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Old 03-22-2013, 06:44 PM   #64
gyldenlove
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Originally Posted by baja View Post
Cyprus bank insolvency crisis quickly escalating; may set off EU bankageddon
Friday, March 22, 2013
by Mike Adams, the Health Ranger
Editor of NaturalNews.com (See all articles...)



(NaturalNews) As you may have suspected, there's far more to the Cyprus bank crisis story than meets the eye. It turns out the shutdown of Cypriot banks has caused a large-scale financial shutdown of the Russian government which uses Cyprus banks for most transactions.

On top of that, the EU central bank (ECB) has now issued an ultimatum that threatens to revoke all financial support and crash the Cypriot banks if they can't come up with 5.8 billion Euros by Monday. Reuters reports:

The European Central Bank, which has kept Cyprus's banks operating with a liquidity lifeline, said the government had until Monday to get a deal in place, or funds would be cut off - putting not just the Cypriot economy in jeopardy but billions of euros held on the island by foreigners, notably from Russia.

USA Today reports, "If it does not find a way by Monday, the European Central Bank said it will cut off emergency support to the banks, letting them collapse. That would throw the country into financial chaos and, ultimately, cause it to leave the eurozone, with unpredictable consequences for the region."

Until then, the banks remain closed, and everybody knows the minute they open, every account holder will immediately transfer their money out of the banks, causing a near-instant bank run and a collapse.

The worry across the eurozone now is that this imminent bank collapse will trigger account holders in Greece to start taking their money out of the bank, too. The Greek banking system is already in such sad shape that it only takes a very small percentage of account holders withdrawing their funds -- perhaps 5% or so -- to topple Greek banks. That's because the banks are roughly 95% leveraged with fractional reserve accounts and complex debt instruments.

Once bank runs begin in Greece, they will spread across the EU. Fear will kick in everywhere and depositors will run on the banks in Spain, Italy and even the UK. Germany is arguably in the safest position to defend against bank runs, but even its banks are unwisely leveraged beyond reasonable ratios.

We are about to witness massive wealth destruction

It's important to understand that fractional reserve banking wealth is a fictional construct that does not exist in reality. Thus, the wealth created by fractional reserve banking is nothing more than a mirage that can be destroyed literally overnight.

Importantly -- and here's the real point nobody is talking about -- Russia may be willing to let Cypriot banks collapse and lose a lot of money itself, knowing that the aftermath of a collapse may set off a chain reaction of bank collapses across the EU.

EU authorities seem to anticipate this possibility and they are already talking about dropping Cyprus from the EU as quickly as possible. As Yahoo News reports:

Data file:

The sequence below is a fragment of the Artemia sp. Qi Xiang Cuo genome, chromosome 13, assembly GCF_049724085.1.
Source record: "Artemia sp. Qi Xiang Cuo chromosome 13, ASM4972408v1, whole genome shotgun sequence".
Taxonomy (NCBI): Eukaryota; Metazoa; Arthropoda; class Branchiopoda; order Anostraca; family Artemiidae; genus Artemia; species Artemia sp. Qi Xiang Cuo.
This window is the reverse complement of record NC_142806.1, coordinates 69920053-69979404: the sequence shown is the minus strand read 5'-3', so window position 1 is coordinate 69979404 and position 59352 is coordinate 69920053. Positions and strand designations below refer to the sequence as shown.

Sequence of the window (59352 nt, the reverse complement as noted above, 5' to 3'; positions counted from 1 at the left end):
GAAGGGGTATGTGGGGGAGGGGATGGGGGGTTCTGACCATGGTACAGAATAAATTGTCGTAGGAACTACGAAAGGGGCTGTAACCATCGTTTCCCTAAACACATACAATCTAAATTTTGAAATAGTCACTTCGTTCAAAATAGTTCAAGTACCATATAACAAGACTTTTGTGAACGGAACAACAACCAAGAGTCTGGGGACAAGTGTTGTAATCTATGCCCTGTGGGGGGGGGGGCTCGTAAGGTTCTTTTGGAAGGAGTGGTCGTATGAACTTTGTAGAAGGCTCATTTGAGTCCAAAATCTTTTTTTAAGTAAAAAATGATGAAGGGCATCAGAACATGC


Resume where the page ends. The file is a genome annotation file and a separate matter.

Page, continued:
The official also referred to the need to resolve the issue of Cyprus's two biggest banks, both of which are close to collapse, and mentioned the possibility of Cyprus leaving the euro zone. In the event of an exit, the official said steps needed to be taken to "ring-fence" the rest of the euro zone from the impact and to ensure there was no contagion to Greece.

"Contagion" is the right word, because if this situation doesn't get resolved very, very quickly, we may be witnessing the start of the collapse of the EU -- an outcome that would very well serve the political interests of Russia. So don't expect Russia to try to resolve any of this. It may be waiting in the wings and actually hoping to help set off a kind of "bankageddon" that, once begun, will be impossible to stop.


Learn more: http://www.naturalnews.com/039588_Cy...#ixzz2OF6eKmjA
This is some pretty strong bull**** as bull**** goes, it is not quite young earth creationism but certainly up there with birthers and the vaccine causes autism crowd.

The banks in Cyprus won't open for withdrawals until they have a liquidity lifeline in place, if they must they will limit withdrawals and only allow transfers to other Cypriot banks. As for bankageddon that is not only a horrible pun but also pure fiction. The Cypriot banks are largely involved with retired expats from other EU countries, Russians who are involved especially with international shipping and trade and Greek interests - it is the large investment in Greek bonds that knocked the wind out of the sails.

None of the groups who are heavily involved with Cypriot banking are major players in any European banking sector, so losses from banks going belly up in Cyprus would not domino to other countries - this is also why the ECB and IMF required Cyprus to self-fund part of the emergency liquidity fund unlike any other European economy. If Ireland or Spain or Greece had failed, it would have had a potential domino effect, but Cyprus is so small and isolated financially that a failure would not cause more than small ripples throughout European banking.
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